Published on April 18th, 2018 | by Sean Warhurst
Call of Duty: WWII – The War Machine DLC Review
Summary: Despite shaking things up a bit with the introduction of aerial combat to multiplayer, The War Machine is essentially no better or worse than most other Call of Duty expansions
No sign of Rhodey...
Continuing the annual release cycle Call of Duty DLC is now known for, The War Machine expansion for Call of Duty: WWII recently dropped, with a thirty day exclusivity period for PS4 gamers.
Featuring the usual expected trio of new maps, another new War scenario and the latest entry in Sledgehammer’s take on the Nazi Zombie saga, The War Machine doesn’t really offer up anything unexpected but is a relatively solid offering that’ll appeal to the franchise’s dedicated fanbase.
There is one element that is featured here that has been absent from all other forms of Call of Duty multiplayer so far, however, and that’s the addition of aerial combat for Operation Husky, the new War map.
Initially teams start out on the ground, engaging in a back and forth as they try to snatch up cases and transport them back to base. It’s a fairly narrow and restricted section of the map, which often makes matches a matter of attrition winning the day, as couriers are gunned down whilst other teammates re-secure their property. It’s an intense sequence from both sides which is followed by a simple capture point section.
Following this, players take to the skies in what can either be a confined and frantic race to 25 kills or, more likely, a hilarious clustercluck of players unintentionally becoming failed Kamikaze pilots as they frequently fly out of bounds.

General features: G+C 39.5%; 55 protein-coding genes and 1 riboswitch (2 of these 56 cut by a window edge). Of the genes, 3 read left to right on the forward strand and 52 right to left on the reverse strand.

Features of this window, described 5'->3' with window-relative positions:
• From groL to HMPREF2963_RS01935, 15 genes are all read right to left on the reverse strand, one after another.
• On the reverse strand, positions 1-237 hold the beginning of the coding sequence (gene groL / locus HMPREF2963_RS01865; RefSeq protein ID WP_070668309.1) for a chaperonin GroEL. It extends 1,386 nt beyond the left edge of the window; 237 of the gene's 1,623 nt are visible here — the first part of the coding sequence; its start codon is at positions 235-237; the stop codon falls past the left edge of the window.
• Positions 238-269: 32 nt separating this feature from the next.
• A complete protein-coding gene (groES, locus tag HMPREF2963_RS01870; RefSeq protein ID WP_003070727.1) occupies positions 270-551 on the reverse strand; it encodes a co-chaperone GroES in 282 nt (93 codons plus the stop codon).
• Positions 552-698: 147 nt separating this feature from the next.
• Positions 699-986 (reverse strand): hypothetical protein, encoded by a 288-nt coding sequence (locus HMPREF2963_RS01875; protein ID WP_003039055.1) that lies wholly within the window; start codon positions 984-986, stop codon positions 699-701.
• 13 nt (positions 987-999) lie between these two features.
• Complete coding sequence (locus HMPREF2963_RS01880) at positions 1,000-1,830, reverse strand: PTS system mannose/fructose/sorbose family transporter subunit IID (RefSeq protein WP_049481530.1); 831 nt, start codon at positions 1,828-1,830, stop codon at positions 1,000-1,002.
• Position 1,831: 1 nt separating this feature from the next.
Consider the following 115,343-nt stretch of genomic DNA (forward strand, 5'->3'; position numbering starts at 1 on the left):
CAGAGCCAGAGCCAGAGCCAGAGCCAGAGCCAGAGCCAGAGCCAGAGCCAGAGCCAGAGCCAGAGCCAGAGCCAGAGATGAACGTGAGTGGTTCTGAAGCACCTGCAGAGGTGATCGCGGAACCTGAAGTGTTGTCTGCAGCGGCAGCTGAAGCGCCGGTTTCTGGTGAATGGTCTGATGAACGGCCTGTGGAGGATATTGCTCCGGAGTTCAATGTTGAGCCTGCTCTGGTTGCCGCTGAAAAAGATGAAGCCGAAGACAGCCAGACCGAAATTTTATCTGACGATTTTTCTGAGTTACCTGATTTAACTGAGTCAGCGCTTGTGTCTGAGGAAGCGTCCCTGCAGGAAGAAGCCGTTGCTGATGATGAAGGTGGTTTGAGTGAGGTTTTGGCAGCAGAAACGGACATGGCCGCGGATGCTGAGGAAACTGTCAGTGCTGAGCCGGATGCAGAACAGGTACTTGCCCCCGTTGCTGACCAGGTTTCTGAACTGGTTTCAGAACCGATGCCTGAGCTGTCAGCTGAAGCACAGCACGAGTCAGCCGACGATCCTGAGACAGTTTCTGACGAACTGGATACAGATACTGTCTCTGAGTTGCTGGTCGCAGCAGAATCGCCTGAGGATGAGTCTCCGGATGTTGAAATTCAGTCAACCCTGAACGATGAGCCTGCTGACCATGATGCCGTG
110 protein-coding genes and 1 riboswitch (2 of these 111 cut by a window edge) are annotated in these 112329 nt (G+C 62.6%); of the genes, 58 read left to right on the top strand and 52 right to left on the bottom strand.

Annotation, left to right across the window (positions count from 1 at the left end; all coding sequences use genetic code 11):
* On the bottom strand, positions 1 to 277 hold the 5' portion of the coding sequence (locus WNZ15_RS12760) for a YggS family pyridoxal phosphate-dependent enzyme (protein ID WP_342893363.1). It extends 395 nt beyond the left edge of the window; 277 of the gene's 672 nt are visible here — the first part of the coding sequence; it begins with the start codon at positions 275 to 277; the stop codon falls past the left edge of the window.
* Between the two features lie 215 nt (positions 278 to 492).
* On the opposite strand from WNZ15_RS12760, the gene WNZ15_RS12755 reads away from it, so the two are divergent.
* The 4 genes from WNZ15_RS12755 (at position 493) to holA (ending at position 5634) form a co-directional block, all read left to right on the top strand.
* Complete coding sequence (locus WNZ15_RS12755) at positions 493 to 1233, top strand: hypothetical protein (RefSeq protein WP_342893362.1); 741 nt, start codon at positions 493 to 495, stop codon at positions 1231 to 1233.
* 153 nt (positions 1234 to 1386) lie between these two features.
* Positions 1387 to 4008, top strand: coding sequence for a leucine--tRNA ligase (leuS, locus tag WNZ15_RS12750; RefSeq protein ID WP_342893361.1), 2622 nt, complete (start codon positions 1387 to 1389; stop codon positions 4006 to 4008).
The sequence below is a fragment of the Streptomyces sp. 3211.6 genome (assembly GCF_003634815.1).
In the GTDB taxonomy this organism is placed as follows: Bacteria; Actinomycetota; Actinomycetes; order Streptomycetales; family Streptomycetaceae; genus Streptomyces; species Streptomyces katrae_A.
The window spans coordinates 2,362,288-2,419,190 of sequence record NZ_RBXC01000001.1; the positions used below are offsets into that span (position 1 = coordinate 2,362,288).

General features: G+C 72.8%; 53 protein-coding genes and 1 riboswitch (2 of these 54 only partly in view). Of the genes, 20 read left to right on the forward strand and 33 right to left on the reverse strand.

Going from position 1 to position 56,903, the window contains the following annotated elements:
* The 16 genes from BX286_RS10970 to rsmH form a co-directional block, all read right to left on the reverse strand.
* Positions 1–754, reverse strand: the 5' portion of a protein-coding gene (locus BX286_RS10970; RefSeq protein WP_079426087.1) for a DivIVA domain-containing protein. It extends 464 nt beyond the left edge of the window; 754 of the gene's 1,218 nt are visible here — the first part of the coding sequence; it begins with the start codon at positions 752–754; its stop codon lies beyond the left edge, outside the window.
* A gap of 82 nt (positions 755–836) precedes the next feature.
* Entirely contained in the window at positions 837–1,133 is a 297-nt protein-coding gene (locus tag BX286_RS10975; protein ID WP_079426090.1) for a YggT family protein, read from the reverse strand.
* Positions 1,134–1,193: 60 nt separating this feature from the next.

In all honesty the playing field in this section does feel a little cramped when peppered with multiple players but as long as you keep your wits about you and remain aware of where the boundaries are you should be fine, although this is admittedly easier said than done when you’re struggling to shake attackers off your tail.
I feel that Operation Husky is going to be fairly divisive amongst players, with some possibly not appreciating the shift in focus during its last third, but I personally welcome the injection of new gameplay elements into what could be argued to be a more staid multiplayer experience when compared to the variety of its contemporaries.
In terms of the multiplayer-centric maps, you’d expect the Dunkirk map to be the most popular and polished, given its dominance in the media over the previous year, but ultimately it falls a little flat when held up against other maps.
The spawn points are ill-conceived and practically encourage camping and the design of the map itself essentially isn’t anything more than a long stretch of beach and some uninteresting buildings, although the pier is at least visually different.
Next up is V2, taking place in an abandoned train yard and harkening back to the design of more intimate maps such as Valkyrie from the previous DLC; zipping about on foot and quickly dispatching foes is more than viable here, although the central tower offers some prime vantage points for those who prefer to engage from a distance.
Finally there’s Egypt, a sandy vista that affords plenty of opportunities for both close quarters combat and more protracted battles; of the three maps on offer here it’s easily the best designed and should become a mainstay in the map rotation, even if it doesn’t do anything beyond providing chokepoints and a refined take on the classic three lane template.
Then there’s The Shadowed Throne, the Berlin set third chapter of Nazi Zombies. There’s really not all that much to say here, with relatively satisfying puzzles, new weapons and the same gameplay loop of the previous entries.
It’s fun and all, but at the end of the day it’s just more Nazi Zombies, isn’t it?
Despite shaking things up a bit with the introduction of aerial combat to multiplayer, The War Machine is essentially no better or worse than most other Call of Duty expansions; there’s a handful of decent maps, each with their own pros and cons, and another stab at the lumbering undead, but ultimately it all boils down to how much you like the core gameplay loop of the game and wish for more of the same.
Primary Format – PlayStation 4 (Reviewed), Xbox One, PC
Game Genre – First Person Shooter
Rating – R18+
Game Developer – Sledgehammer Games
Game Publisher – Activision Blizzard
Price – $20.45
Reviewer – Sean Warhurst